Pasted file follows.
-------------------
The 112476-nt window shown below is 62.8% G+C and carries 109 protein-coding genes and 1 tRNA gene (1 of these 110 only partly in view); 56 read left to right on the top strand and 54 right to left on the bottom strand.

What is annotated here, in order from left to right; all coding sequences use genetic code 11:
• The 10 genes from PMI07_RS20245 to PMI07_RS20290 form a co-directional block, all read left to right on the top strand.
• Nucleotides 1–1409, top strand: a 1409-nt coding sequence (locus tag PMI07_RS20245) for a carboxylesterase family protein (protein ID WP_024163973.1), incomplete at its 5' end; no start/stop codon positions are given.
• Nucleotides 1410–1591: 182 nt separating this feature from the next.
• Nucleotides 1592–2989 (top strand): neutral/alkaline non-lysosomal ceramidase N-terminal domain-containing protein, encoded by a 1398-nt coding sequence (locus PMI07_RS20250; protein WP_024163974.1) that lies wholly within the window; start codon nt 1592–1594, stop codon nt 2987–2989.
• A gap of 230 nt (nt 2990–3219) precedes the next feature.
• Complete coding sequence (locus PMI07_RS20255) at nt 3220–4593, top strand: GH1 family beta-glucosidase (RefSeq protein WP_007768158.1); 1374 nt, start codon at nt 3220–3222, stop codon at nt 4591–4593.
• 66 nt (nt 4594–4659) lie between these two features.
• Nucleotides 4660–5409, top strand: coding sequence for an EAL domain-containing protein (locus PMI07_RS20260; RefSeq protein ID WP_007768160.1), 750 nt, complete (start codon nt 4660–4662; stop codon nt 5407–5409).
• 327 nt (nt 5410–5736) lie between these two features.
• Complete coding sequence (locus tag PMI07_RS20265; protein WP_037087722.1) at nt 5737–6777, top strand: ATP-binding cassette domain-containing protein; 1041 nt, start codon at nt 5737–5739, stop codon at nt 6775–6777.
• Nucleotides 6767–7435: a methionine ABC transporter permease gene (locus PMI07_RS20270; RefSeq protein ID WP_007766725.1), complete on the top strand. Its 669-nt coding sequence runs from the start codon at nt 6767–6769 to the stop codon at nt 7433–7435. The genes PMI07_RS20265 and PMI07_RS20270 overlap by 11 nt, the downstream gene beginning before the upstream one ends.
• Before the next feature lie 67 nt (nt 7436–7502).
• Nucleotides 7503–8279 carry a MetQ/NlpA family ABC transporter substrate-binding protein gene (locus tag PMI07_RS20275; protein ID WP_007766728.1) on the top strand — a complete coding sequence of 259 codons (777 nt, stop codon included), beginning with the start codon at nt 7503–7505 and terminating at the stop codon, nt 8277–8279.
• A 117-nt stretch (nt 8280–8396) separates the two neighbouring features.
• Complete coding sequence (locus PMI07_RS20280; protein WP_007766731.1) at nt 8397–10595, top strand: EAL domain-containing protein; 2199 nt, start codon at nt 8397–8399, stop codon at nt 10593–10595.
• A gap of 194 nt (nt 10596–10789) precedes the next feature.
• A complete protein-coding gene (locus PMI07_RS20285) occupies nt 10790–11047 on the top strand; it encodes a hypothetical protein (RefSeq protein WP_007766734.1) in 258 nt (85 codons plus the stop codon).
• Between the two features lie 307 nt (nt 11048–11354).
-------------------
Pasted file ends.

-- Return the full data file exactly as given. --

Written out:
The 112476-nt window shown below is 62.8% G+C and carries 109 protein-coding genes and 1 tRNA gene (1 of these 110 only partly in view); 56 read left to right on the top strand and 54 right to left on the bottom strand.

What is annotated here, in order from left to right; all coding sequences use genetic code 11:
• The 10 genes from PMI07_RS20245 to PMI07_RS20290 form a co-directional block, all read left to right on the top strand.
• Nucleotides 1–1409, top strand: a 1409-nt coding sequence (locus tag PMI07_RS20245) for a carboxylesterase family protein (protein ID WP_024163973.1), incomplete at its 5' end; no start/stop codon positions are given.
• Nucleotides 1410–1591: 182 nt separating this feature from the next.
• Nucleotides 1592–2989 (top strand): neutral/alkaline non-lysosomal ceramidase N-terminal domain-containing protein, encoded by a 1398-nt coding sequence (locus PMI07_RS20250; protein WP_024163974.1) that lies wholly within the window; start codon nt 1592–1594, stop codon nt 2987–2989.
• A gap of 230 nt (nt 2990–3219) precedes the next feature.
• Complete coding sequence (locus PMI07_RS20255) at nt 3220–4593, top strand: GH1 family beta-glucosidase (RefSeq protein WP_007768158.1); 1374 nt, start codon at nt 3220–3222, stop codon at nt 4591–4593.
• 66 nt (nt 4594–4659) lie between these two features.
• Nucleotides 4660–5409, top strand: coding sequence for an EAL domain-containing protein (locus PMI07_RS20260; RefSeq protein ID WP_007768160.1), 750 nt, complete (start codon nt 4660–4662; stop codon nt 5407–5409).
• 327 nt (nt 5410–5736) lie between these two features.
• Complete coding sequence (locus tag PMI07_RS20265; protein WP_037087722.1) at nt 5737–6777, top strand: ATP-binding cassette domain-containing protein; 1041 nt, start codon at nt 5737–5739, stop codon at nt 6775–6777.
• Nucleotides 6767–7435: a methionine ABC transporter permease gene (locus PMI07_RS20270; RefSeq protein ID WP_007766725.1), complete on the top strand. Its 669-nt coding sequence runs from the start codon at nt 6767–6769 to the stop codon at nt 7433–7435. The genes PMI07_RS20265 and PMI07_RS20270 overlap by 11 nt, the downstream gene beginning before the upstream one ends.
• Before the next feature lie 67 nt (nt 7436–7502).
• Nucleotides 7503–8279 carry a MetQ/NlpA family ABC transporter substrate-binding protein gene (locus tag PMI07_RS20275; protein ID WP_007766728.1) on the top strand — a complete coding sequence of 259 codons (777 nt, stop codon included), beginning with the start codon at nt 7503–7505 and terminating at the stop codon, nt 8277–8279.
• A 117-nt stretch (nt 8280–8396) separates the two neighbouring features.
• Complete coding sequence (locus PMI07_RS20280; protein WP_007766731.1) at nt 8397–10595, top strand: EAL domain-containing protein; 2199 nt, start codon at nt 8397–8399, stop codon at nt 10593–10595.
• A gap of 194 nt (nt 10596–10789) precedes the next feature.
• A complete protein-coding gene (locus PMI07_RS20285) occupies nt 10790–11047 on the top strand; it encodes a hypothetical protein (RefSeq protein WP_007766734.1) in 258 nt (85 codons plus the stop codon).
• Between the two features lie 307 nt (nt 11048–11354).